This is the Record of John

Offertory Anthem: “This is the Record of John” Orlando Gibbons (1583-1625)

Today’s anthem is taken from the Gospel reading (John 1:6-8,19-28). This anthem is often cited as the quintessential example of its genre, the verse anthem. Anglican church music in the Tudor period included choral settings of the English service and two types of piece called "anthem." They were distinguished by scoring and disposition of voices. The full anthem, a choral setting of mainly Biblical or liturgical texts, roughly took the place of the Latin motet. More complex settings (verse anthems) of some texts appeared, in the hands of Orlando Gibbons as well as William Byrd, Richard Farrant, William Mundy, and Thomas Morley. These pieces juxtapose full choral passages and sections with solo voices and instrumental accompaniment. One of this piece's numerous sources gives a possible clue as to its genesis: a manuscript now at Christ Church contains the rubric: "This Anthem was made for Dr. Laud, President of Saint John's Oxford, for St. John Baptist's day." Gibbons' text comes from the Gospel According to St. John (John 1:19-23) and describes a dialogue at the outset of the ministry of John the Baptist. Jews and Levites from the Temple authorities come to question John to determine if he is the Messiah. In a subtle way, the verse anthem genre, with its intrinsic dialogue between a solo voice and a larger group, is the perfect vehicle for this text. The verse anthem of the time implied no specific formal structure; Gibbons chooses a simple threefold alternation between solo and choir, with the choir in each case echoing the final phrases of the soloist's text. The melodic writing for the solo voice is quasi-declamatory, supple, and fluid. The accompaniment, quite idiomatic for the viols, often includes cadential flourishes and brief imitative motives (some also imitate the voice). The choral writing remains reasonably direct, though it, too, contains textural alternations between chordal homophony and imitation. The third solo passage presents some almost madrigalian effects: when John quotes Isaiah and calls himself the "Voice of him that crieth in the wilderness," Gibbons' harmonies suddenly shift to a remote minor; the text, however, continues with the command to "make straight the way of the Lord," and the harmony instantly returns to the tonic.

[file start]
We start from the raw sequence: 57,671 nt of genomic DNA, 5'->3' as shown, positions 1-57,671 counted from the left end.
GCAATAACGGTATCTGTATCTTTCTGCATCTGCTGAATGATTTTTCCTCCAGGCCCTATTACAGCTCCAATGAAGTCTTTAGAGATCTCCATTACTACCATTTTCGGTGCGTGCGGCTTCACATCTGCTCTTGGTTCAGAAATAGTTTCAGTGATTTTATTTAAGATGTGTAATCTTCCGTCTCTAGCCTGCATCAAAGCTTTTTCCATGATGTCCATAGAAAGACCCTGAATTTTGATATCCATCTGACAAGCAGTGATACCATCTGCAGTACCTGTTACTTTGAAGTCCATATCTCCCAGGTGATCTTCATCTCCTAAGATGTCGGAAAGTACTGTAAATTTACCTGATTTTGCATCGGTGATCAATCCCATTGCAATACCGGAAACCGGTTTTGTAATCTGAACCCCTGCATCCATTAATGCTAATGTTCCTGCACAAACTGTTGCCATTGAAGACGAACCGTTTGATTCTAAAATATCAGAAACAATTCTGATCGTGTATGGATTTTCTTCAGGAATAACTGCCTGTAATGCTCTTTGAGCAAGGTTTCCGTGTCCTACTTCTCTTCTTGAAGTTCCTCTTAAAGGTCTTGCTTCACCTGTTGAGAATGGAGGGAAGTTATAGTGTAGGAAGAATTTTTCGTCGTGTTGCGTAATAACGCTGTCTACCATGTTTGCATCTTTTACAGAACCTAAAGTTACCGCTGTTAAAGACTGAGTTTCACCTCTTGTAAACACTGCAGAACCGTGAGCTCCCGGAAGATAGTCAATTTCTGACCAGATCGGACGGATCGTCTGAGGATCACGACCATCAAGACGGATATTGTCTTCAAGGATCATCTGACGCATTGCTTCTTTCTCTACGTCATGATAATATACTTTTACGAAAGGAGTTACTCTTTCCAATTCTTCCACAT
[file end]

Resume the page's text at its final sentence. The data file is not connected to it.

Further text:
Description by Timothy Dickey;, accessed 16 December2017

Orlando Gibbons was the youngest child of William Gibbons, a musician who had been a member of the Cambridge waits. In 1596 he became a chorister at King's College, Cambridge, and he took the Cambridge degree of Bachelor of Music in 1606. From 1603 he was a member of the Chapel Royal, and served as organist there (jointly with Thomas Tomkins) possibly from 1605, certainly from 1615 until the end of his life. In 1606 he married Elizabeth Patten; they lived in Westminster. He was well connected in court circles and in 1619 was appointed ‘one of his Majesty's musicians for the virginelles to attend in his Highness' privy chamber’. In 1623 he became joint organist and Master of the Choristers (with Thomas Day) at Westminster Abbey; he took part in James I's funeral in March 1625. He died of a brain hemorrhage during preparations for the reception into England of Charles I's royal bride, Henrietta Maria. Gibbons was one of the most versatile composers of his generation. He was a serious madrigalist, shunning the frivolous pastoral style of the Italian-influenced Morley and Weelkes in favor of a moralizing, strictly contrapuntal manner in the tradition of Byrd and the consort song; his setting of The Silver Swan, for instance, is a lament for modern life in which ‘More geese than swans now live, more fools than wise’. His sacred music was written either for the Anglican Church or for occasions of state; his best work is found in such large-scale pieces as the anthems Hosanna to the son of David and O clap your hands together, yet even his most modest works are perfectly shaped and finely expressive. His contrapuntal skills are particularly evident in his pieces for viol consort. Above all, however, Gibbons was celebrated during his lifetime as an organist and virginalist. His keyboard works use virtuosity for expressive ends, not for its own sake, and they often have considerable emotional power. The best known of them is The Lord of Salisbury, his Pavan and Galliard, first published in Parthenia (London, 1613).

Arnold, Denis, and John Milsom. "Gibbons, Orlando." In The Oxford Companion to Music. : Oxford University Press,

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